Timely publication of journal: Publication of manuscripts and bringing out the issue in time is one of the positive aspects of JCDR and is possible with strong support team in terms of peer reviewers, proof reading, language check, computer operators, etc. This is one of the great reasons for authors to submit their work with JCDR. Another best part of JCDR is "Online first Publications" facilities available for the authors. This facility not only provides the prompt publications of the manuscripts but at the same time also early availability of the manuscripts for the readers.
Indexation and online availability: Indexation transforms the journal in some sense from its local ownership to the worldwide professional community and to the public.JCDR is indexed with Embase & EMbiology, Google Scholar, Index Copernicus, Chemical Abstracts Service, Journal seek Database, Indian Science Abstracts, to name few of them. Manuscriptspublished in JCDR are available on major search engines ie; google, yahoo, msn.
In the era of fast growing newer technologies, and in computer and internet friendly environment the manuscripts preparation, submission, review, revision, etc and all can be done and checked with a click from all corer of the world, at any time. Of course there is always a scope for improvement in every field and none is perfect. To progress, one needs to identify the areas of one's weakness and to strengthen them.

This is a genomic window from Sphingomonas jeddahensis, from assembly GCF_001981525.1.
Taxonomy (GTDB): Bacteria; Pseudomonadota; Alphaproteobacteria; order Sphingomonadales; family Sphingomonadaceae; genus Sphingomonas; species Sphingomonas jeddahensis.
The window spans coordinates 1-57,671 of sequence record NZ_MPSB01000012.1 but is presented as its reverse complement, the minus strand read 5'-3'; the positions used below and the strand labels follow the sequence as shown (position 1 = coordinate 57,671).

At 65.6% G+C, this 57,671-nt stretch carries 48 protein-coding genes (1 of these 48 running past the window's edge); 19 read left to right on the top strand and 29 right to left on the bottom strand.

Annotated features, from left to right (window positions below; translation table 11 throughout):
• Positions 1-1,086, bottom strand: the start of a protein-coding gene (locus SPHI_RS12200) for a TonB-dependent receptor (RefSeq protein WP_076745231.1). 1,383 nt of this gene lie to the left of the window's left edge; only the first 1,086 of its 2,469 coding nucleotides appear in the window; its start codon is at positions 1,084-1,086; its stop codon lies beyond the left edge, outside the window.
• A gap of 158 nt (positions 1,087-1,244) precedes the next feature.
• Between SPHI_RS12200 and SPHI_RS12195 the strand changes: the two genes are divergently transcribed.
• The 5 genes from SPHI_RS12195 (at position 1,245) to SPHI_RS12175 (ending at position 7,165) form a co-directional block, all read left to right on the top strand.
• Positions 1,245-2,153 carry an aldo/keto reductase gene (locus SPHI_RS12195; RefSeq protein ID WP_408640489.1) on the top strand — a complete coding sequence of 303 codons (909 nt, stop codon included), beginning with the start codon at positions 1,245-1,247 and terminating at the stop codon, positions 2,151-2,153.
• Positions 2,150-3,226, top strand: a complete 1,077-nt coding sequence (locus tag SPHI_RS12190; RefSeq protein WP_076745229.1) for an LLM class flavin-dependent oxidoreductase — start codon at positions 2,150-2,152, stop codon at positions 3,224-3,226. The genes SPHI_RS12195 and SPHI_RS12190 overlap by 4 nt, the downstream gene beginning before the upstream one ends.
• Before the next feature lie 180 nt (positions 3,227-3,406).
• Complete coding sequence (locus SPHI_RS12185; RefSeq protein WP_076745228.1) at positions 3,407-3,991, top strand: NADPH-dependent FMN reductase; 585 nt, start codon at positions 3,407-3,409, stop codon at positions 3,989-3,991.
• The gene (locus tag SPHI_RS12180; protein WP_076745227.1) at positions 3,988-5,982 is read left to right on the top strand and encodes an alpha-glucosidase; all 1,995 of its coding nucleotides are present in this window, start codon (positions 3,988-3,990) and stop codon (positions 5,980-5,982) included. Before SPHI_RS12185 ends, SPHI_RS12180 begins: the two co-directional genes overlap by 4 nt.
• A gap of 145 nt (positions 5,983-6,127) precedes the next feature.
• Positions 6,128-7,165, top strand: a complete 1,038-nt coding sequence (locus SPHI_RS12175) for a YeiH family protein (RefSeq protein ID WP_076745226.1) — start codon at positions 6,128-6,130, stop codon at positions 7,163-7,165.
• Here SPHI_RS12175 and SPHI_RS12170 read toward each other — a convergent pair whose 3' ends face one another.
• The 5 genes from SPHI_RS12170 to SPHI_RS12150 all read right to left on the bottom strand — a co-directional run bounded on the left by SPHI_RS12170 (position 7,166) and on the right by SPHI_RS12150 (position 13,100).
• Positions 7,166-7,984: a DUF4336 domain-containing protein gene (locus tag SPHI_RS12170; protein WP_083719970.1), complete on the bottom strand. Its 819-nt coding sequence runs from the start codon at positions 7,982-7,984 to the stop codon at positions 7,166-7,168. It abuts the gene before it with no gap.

It is well said that "happy beginning is half done" and it fits perfectly with JCDR. It has grown considerably and I feel it has already grown up from its infancy to adolescence, achieving the status of standard online e-journal form Indian continent since its inception in Feb 2007. This had been made possible due to the efforts and the hard work put in it. The way the JCDR is improving with every new volume, with good quality original manuscripts, makes it a quality journal for readers. I must thank and congratulate Dr Hemant Jain, Editor-in-Chief JCDR and his team for their sincere efforts, dedication, and determination for making JCDR a fast growing journal.
Every one of us: authors, reviewers, editors, and publisher are responsible for enhancing the stature of the journal. I wish for a great success for JCDR."